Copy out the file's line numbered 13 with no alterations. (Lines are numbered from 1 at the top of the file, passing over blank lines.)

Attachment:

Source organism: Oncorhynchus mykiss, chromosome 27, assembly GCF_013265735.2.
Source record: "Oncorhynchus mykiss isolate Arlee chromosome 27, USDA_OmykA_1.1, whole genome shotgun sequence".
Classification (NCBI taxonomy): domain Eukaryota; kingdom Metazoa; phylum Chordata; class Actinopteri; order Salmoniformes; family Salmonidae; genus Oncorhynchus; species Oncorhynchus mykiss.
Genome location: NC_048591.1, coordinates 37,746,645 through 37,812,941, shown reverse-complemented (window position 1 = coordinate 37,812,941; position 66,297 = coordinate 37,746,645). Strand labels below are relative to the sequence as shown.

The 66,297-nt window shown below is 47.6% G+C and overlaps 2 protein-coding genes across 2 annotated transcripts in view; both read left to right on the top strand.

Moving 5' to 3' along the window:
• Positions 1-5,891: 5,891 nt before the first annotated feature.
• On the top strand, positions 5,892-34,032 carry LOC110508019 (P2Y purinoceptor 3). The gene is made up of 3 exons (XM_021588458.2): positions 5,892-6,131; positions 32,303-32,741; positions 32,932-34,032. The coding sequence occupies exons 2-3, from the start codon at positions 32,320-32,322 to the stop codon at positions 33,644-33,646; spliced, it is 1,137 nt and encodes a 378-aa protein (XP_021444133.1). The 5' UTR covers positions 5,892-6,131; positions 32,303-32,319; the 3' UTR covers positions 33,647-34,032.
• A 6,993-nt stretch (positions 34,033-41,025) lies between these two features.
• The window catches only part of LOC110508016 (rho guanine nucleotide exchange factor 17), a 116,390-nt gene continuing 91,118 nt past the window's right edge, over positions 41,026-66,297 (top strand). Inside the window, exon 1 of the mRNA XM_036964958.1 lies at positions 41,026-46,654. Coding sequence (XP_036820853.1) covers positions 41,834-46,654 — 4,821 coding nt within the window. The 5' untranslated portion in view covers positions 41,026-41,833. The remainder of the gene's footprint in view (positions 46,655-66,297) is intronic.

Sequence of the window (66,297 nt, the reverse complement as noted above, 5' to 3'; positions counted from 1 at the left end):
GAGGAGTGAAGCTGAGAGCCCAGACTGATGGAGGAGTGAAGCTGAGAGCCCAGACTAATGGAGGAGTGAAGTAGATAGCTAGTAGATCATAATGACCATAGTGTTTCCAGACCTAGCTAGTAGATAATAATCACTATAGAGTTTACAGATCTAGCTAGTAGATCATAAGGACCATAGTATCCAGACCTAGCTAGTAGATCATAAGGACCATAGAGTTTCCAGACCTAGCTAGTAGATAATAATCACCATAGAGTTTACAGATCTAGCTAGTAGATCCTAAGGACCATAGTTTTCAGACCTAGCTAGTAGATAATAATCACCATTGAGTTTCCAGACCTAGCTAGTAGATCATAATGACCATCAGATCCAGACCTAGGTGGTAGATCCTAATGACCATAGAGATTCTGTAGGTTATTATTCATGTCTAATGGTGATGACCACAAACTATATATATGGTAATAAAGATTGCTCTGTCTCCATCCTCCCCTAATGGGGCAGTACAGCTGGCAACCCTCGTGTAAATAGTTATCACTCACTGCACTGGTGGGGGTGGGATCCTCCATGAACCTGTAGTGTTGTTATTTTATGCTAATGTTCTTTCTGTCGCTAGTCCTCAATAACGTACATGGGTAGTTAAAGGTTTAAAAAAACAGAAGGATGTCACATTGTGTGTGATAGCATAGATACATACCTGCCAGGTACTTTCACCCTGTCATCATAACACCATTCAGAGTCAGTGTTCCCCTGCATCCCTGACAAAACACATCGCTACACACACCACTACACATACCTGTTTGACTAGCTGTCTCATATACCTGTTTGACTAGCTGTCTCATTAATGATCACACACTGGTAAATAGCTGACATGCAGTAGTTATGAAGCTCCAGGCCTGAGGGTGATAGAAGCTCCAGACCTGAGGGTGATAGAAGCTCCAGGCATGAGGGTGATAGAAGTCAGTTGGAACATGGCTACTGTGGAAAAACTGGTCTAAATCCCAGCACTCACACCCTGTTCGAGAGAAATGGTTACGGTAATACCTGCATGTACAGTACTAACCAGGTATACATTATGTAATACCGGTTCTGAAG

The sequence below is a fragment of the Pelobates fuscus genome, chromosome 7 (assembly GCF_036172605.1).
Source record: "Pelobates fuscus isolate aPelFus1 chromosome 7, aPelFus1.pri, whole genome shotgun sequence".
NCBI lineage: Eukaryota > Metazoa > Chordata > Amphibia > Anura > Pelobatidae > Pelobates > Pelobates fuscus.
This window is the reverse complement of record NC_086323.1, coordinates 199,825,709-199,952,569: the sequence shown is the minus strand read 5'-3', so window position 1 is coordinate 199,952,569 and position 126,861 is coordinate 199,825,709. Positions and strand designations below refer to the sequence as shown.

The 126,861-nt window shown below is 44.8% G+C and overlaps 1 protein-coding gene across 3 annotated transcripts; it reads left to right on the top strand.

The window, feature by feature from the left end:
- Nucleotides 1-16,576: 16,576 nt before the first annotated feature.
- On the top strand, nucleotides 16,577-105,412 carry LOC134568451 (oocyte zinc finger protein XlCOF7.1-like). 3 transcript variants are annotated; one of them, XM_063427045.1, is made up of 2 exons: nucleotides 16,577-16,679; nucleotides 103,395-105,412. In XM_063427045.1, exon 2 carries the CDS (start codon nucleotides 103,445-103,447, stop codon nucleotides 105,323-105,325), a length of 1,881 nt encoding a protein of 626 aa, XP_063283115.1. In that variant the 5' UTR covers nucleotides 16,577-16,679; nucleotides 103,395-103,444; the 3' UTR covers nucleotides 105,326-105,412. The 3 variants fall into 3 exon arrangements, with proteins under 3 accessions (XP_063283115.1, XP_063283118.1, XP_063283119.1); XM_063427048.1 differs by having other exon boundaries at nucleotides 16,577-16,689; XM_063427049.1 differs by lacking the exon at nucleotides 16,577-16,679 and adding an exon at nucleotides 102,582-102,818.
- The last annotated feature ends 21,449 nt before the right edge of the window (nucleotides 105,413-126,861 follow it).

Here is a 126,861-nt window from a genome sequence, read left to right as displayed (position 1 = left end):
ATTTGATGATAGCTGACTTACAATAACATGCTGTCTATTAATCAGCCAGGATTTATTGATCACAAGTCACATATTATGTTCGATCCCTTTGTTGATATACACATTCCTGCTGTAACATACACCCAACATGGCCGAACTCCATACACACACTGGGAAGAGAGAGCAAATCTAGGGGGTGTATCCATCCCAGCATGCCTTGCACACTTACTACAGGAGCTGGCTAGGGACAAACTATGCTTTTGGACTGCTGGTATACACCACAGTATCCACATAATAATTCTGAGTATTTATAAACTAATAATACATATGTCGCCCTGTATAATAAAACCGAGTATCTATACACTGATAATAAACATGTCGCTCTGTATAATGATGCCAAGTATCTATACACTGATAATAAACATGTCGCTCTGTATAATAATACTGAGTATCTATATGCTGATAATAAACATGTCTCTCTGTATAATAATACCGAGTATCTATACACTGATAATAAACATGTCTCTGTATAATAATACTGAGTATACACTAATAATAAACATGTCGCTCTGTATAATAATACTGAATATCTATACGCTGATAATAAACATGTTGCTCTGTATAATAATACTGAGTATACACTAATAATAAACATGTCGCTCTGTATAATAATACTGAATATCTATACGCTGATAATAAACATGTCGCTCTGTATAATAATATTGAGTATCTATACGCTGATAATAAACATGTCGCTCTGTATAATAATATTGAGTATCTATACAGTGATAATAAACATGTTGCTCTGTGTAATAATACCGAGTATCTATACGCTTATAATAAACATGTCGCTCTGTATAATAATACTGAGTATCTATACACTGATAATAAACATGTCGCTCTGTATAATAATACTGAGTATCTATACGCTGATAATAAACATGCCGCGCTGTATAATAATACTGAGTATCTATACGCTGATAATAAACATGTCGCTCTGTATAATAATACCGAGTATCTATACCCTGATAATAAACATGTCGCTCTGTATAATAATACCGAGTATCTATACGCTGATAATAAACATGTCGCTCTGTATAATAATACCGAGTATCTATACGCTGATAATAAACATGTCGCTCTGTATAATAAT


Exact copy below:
The sequence below is a fragment of the Pelobates fuscus genome, chromosome 7 (assembly GCF_036172605.1).